Based on their experience of using tablets and game stations on the wards, participants were hesitant about using VR apps that required a strong and reliable internet connection. Wi-Fi was already viewed as a barrier to technology use in general with participants explaining the impact this had on patients trying to play online games:

“So our wi-fi is terrible, and generally that is not strong enough for them to be able to join and play with their friends” [P12]

Staff shortages and time

Most participants in this study described staff shortages and high staff turnover rates in their departments. This, coupled with the recent COVID-19 pandemic, had led to many healthcare services being overrun. In some cases, this meant participants had long waiting lists to see patients and for others this meant spending less time with their patients. For all participants, time was considered their most scarce and valuable resource. One participant explained that “the difficulty is that there’s a lot of staff shortages, so like the clinical care takes priority” [P6]. This was a shared sentiment across participants whereby the use of technologies, particularly the use of experimental technologies, was considered a luxury that they could not afford.

The lack of available time also meant there was less time for staff to research technologies that may improve care for patients. One participant even explained that that they had access to VR headsets but due to a lack of time and no provided training the headsets were not used: “I’ve got headset in there, but I’ve never even got out, because I don’t know how to link it up to stuff” [P12]. This led to most participants stating that they wouldn’t be best situated to introduce a new technology into their role or department.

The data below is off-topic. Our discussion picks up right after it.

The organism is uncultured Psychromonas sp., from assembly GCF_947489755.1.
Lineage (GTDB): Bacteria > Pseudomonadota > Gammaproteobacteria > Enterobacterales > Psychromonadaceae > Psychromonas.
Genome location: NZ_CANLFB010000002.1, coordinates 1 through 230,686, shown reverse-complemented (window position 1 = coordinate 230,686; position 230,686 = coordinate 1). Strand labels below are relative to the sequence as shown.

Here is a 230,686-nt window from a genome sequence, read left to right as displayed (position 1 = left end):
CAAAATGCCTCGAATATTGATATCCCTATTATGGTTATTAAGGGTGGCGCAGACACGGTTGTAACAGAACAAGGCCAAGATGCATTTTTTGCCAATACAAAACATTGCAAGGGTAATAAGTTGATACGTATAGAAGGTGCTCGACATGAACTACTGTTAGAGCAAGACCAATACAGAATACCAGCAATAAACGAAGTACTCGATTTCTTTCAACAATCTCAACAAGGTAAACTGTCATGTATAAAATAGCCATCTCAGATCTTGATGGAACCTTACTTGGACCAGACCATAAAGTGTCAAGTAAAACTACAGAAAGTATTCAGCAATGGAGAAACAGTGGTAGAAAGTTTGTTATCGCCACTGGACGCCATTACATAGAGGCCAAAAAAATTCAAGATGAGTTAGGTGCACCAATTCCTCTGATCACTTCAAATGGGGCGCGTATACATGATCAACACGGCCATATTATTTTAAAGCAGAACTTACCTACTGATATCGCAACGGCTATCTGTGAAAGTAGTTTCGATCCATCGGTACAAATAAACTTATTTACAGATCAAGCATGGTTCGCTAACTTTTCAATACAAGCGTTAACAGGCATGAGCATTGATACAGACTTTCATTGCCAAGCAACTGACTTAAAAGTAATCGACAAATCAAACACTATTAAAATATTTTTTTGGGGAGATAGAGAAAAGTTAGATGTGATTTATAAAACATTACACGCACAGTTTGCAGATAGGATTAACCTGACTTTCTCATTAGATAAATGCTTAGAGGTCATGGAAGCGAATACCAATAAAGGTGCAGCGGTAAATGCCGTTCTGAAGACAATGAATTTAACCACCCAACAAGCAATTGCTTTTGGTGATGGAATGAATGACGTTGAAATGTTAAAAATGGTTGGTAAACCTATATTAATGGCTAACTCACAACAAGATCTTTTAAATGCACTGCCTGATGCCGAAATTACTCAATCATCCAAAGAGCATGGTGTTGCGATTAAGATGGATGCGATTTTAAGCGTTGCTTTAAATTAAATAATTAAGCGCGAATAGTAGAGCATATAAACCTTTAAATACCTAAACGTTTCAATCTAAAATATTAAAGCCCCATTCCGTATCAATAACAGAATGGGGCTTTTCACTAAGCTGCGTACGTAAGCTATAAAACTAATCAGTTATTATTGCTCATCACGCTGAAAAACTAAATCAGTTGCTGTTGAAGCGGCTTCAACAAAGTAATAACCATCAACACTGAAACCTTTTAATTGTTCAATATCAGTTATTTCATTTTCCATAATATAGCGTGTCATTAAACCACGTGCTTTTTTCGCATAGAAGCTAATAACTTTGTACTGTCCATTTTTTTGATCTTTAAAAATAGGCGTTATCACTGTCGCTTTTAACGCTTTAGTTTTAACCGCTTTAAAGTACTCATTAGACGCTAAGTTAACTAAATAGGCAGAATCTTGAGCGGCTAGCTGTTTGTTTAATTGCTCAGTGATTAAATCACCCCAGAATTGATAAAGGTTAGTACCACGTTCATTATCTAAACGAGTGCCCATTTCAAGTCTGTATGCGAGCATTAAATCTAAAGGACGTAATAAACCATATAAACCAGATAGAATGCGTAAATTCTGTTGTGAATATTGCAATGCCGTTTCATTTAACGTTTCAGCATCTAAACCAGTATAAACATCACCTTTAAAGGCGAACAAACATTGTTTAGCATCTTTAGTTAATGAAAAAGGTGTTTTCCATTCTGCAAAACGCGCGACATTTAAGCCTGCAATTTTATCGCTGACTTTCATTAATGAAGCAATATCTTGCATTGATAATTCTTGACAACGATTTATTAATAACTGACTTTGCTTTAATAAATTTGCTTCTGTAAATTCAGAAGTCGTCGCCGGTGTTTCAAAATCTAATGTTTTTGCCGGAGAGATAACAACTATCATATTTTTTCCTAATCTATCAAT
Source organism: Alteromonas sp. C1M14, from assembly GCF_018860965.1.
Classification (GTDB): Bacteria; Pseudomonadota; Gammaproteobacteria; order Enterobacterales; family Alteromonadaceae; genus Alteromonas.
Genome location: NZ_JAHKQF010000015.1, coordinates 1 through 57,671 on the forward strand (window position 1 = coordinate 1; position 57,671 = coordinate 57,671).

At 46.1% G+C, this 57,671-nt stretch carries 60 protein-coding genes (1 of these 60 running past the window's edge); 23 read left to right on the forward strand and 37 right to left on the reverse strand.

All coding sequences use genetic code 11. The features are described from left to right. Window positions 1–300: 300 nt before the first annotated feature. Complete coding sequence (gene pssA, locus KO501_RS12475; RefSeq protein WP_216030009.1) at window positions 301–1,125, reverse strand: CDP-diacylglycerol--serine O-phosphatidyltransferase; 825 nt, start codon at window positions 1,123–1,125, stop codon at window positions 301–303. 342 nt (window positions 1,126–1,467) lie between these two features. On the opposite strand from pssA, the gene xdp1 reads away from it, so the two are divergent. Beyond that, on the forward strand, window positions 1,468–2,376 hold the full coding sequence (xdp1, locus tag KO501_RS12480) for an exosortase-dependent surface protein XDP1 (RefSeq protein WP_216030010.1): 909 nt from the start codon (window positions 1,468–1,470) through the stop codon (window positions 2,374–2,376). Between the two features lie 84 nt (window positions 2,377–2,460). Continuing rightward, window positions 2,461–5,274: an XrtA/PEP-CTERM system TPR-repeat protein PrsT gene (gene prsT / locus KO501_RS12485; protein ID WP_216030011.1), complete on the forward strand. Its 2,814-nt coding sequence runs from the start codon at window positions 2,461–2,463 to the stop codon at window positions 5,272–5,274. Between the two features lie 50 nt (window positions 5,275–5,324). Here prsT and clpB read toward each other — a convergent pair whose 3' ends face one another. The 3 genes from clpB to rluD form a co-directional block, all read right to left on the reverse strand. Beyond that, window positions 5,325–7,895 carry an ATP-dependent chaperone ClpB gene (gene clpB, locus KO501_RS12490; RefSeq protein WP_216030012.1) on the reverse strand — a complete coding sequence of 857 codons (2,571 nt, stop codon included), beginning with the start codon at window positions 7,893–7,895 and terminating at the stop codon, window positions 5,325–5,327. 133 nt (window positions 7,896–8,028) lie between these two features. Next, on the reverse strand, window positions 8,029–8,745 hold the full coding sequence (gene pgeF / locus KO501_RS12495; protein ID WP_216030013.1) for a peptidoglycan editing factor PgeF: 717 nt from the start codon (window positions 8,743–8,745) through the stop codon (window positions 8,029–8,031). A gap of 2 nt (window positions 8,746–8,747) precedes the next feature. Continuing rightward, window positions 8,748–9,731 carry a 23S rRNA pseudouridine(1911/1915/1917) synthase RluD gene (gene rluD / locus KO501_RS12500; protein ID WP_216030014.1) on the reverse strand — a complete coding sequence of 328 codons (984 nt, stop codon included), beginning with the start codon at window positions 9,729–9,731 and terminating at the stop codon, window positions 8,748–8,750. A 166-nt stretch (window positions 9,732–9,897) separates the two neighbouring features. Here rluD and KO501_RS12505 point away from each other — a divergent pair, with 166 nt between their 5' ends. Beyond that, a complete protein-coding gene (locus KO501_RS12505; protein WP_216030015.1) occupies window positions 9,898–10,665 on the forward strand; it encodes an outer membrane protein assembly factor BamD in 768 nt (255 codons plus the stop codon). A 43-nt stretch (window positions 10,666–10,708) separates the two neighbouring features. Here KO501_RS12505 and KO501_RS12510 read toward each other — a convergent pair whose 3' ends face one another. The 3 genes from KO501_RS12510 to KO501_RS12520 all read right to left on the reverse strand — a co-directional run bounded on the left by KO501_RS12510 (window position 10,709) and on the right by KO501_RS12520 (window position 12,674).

The use of VR raises several ethical considerations and concerns

Patient safety

The appropriate “marketing of the VR” [P2] was considered essential for the safe and ethical use of the technology. Clinical psychologists in the study discussed their previous experiences using mental health phone apps and how this impacted their view on recommending VR for mental health. A principal concern was that the young people would misuse the technology if it was not properly explained and delivered. This was a particular risk for mental health VR apps intended for patients to use unsupervised. P7 explains their concerns:

But again, you know, having to be very clear about this is not somewhere to come. And you know, if you’re in trouble medically or otherwise, this is not where you come, you know, we don’t monitor it, we don’t respond quickly. [P7]

Participants also agreed that there were some instances where the use of a VR headset would not be safe or appropriate. One participant asked “would you really want someone using a VR headset when they’re having a blood test? [P4], calling this sort of use “dangerous” [P4]. The need for patients to be able to see their surrounding environment and interact with clinicians was considered essential during many appointments and particularly during procedures. VR being viewed as a disruption or barrier to care particularly for participants working with patients in clinic: “I probably see the headsets maybe as a bit of a barrier to kind of get my main message across” [P6]. Therefore, the use of VR would have to be carefully planned to not impair or disrupt clinical care.

Data security

Participants raised concerns about data privacy and the safety of VR apps being used in clinic. From experience with previous technologies, participants expected that using VR would be similar in that they would be responsible for screening and vetting VR content for patients. The unfamiliarity with the technology led to participants feeling “less confident” [P13] in doing this as they were unsure what data VR would collect during use and how this may vary depending on apps used. More governance and guidelines would be required to allow clinicians and oncology staff to ethically use or recommend VR apps to patients.